If it is possible to collect the sign-offs in a queued build, we would implement it so that there would be no compatible agents for the queued build until all the sign-offs have been collected. This has an advantage over build-chain promotion when there are multiple sign-offs (which in our case there are). Consider this flow:

This is a very cut-down version of our build-chain graph. Both A and B require sign-offs (user confirmation). If we implement it as you suggest, then both A and B would trigger C by promoting the build chain. We would end up triggering C twice.

If, however, both A and B stay queued (with custom tabs) until the sign-offs have been collected, then the events will go like so:

  1. "A" completes sign-off (by a user confirming something in the custom tab of the queued "A").
  2. "A" runs on an agent (possibly a no-op).
  3. "A" triggers "C" (this need not be a build promotion; a simple trigger is just fine).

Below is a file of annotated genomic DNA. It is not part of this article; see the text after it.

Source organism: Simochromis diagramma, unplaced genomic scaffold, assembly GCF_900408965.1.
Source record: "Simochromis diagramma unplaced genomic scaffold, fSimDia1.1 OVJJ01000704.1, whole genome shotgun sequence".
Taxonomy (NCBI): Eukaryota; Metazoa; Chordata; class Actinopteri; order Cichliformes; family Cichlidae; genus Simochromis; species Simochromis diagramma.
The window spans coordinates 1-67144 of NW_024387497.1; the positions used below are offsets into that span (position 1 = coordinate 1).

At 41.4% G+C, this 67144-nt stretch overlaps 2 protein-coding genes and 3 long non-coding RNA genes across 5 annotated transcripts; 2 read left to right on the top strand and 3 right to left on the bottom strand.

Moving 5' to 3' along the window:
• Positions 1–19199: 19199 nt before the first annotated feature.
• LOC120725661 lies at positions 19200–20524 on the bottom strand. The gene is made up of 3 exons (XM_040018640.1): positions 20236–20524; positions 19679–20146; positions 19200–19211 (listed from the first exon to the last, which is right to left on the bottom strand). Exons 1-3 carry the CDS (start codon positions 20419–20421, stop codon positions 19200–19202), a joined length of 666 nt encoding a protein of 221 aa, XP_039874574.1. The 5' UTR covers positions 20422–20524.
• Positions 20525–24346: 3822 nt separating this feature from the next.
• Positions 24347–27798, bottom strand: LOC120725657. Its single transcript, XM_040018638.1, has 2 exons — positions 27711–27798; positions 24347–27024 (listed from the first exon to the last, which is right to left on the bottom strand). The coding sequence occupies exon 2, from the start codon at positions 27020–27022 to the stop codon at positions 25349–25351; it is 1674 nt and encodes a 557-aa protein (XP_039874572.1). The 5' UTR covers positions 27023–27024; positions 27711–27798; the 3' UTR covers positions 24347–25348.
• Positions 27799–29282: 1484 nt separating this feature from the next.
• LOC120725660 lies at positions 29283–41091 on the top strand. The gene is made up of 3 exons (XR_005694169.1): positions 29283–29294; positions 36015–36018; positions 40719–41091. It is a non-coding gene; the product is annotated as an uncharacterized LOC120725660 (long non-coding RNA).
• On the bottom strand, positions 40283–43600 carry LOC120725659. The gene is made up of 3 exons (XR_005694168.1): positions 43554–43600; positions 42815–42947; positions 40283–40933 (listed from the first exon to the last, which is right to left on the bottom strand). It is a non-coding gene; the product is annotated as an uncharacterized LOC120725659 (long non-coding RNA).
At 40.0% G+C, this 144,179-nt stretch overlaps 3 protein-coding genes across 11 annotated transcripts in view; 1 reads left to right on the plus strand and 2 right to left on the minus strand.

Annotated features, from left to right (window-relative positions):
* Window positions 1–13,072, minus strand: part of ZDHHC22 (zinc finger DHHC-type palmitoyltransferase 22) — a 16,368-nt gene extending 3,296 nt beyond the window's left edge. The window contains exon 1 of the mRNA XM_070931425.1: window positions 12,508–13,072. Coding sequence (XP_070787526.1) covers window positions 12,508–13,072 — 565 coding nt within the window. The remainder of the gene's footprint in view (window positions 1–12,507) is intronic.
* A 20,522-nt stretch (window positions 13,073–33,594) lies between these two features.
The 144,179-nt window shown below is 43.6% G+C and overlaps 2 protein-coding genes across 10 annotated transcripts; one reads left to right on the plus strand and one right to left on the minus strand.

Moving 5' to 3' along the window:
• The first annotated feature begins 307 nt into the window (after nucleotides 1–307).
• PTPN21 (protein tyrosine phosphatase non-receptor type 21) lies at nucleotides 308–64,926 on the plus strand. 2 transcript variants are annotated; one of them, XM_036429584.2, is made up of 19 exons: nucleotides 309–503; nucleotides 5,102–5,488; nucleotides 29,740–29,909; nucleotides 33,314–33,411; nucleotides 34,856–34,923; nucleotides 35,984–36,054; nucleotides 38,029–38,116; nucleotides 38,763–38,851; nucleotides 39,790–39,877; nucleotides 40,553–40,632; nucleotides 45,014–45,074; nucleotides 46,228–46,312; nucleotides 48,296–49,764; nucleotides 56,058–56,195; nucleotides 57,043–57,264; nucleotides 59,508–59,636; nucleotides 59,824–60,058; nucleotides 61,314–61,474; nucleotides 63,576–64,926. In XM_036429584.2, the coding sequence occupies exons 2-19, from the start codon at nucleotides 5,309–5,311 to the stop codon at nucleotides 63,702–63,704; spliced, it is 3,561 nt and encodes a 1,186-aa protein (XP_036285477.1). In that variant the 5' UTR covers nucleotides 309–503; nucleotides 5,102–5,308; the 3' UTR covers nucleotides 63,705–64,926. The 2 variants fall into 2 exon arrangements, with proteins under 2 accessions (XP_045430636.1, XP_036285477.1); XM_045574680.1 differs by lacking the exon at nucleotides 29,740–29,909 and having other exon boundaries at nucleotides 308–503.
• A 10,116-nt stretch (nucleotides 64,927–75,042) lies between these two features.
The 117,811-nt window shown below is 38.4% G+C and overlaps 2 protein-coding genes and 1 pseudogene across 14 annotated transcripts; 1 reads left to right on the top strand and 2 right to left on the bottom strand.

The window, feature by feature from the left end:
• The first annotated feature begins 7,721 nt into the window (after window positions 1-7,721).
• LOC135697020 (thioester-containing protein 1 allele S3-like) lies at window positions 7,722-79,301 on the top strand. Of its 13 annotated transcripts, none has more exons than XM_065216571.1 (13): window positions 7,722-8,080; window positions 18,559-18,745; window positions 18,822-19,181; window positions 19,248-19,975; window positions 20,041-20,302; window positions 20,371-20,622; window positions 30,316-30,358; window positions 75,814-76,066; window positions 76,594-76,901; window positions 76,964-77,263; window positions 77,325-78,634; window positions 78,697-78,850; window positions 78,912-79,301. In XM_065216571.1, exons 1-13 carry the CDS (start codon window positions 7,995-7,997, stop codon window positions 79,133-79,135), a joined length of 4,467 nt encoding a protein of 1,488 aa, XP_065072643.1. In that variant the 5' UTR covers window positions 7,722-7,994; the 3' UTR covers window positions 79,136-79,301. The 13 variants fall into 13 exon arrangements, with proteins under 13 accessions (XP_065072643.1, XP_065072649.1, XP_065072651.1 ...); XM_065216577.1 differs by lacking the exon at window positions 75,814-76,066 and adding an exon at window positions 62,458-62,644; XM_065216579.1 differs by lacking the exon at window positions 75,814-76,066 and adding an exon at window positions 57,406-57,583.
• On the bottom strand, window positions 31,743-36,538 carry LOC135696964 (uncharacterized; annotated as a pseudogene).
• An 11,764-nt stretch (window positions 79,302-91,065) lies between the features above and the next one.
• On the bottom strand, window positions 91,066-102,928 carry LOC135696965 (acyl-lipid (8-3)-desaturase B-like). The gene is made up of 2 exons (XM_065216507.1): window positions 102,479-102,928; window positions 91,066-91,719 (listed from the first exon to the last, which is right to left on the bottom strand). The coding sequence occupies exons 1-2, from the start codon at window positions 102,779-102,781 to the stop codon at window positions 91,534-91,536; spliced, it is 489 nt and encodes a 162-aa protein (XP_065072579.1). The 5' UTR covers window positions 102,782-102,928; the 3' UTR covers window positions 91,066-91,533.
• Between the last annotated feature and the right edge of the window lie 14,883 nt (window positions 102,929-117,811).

4. "C" has a snapshot dependency on both "A" and "B" and it notices "B" already in queue (waiting for sign-off) so it waits. It does not add another "B" to the queue.
  5. When "B" completes the sign-offs, it has a trigger for "C" but thanks to build-chain merging it doesn't add another "C" into the queue.
  6. "C" runs (just once).

Does that make sense?


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Sorry for the delay with replying.

> can a custom tab be added to a queued build already? Or must it be a running/complete build?

Yes. Standard ViewBuildTab allows to display a tab for queued, running and finished builds

Commenting on your scheme: